For this reason, we cannot base our arts education on photographs and reproductions of works of art. Photographs only give two-dimensional view of an object or person resulting in omission of important aspects. Reproduction of photographs is subject to bias as the painter may decide to include what they deem fit. As a result we can never completely understand the importance of art in any given era or culture (Marmor, 1997).
In order for one to gain a deeper understanding of most of the art works, they have to see the object. As was mentioned earlier, photographs and their reproductions are subject to bias. Photographers choose views and angles that they think are most appropriate, beautiful and appealing to the eyes. As a result, some very crucial information is left out. When detailed understanding of human culture is to be obtained, a researcher has to be at the site (in person) so as to gain step-by-step analysis of the object.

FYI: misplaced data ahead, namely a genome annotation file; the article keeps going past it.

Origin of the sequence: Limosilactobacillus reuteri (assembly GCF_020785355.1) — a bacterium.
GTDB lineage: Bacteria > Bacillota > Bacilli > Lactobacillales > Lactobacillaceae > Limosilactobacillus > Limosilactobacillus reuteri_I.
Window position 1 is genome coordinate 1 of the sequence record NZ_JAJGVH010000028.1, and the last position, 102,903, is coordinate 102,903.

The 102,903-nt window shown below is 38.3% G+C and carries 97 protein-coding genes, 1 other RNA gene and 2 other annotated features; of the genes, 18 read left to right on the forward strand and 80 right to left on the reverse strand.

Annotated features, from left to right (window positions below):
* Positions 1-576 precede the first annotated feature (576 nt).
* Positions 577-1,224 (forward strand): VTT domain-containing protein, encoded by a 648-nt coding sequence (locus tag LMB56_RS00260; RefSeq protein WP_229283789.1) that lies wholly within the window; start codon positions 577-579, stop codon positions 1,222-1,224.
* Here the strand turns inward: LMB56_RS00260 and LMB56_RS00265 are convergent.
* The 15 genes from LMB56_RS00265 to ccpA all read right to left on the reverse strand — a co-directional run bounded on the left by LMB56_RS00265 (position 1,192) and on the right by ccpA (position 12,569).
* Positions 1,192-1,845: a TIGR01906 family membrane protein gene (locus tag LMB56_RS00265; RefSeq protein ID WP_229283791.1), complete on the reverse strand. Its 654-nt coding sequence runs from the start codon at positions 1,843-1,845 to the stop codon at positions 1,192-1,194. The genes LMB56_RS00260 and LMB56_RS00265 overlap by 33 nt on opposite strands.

Art is one of the most interesting things that are appreciated worldwide. Personally I love paintings since they portray human talent at work. Given a chance to visit some of the ancient paintings, I would visit Leonardo da Vinci’s painting of Monalissa. This is because da Vinci was one of the finest painters in human history. He took his time perfecting the paint every time. It is said that it took him three years to complete the master piece. I would love to find out more about the painting and da Vinci himself (Marmor, 1997)
Every time a person decides to do something, they do it for a reason. The same way artists have their own reasons for doing for doing specific art works. Therefore knowing artists at personal level creates a better understanding of art works. Interaction with artists can help us understand their perspective and reasons for creating given art works (Marmor, 1997). A good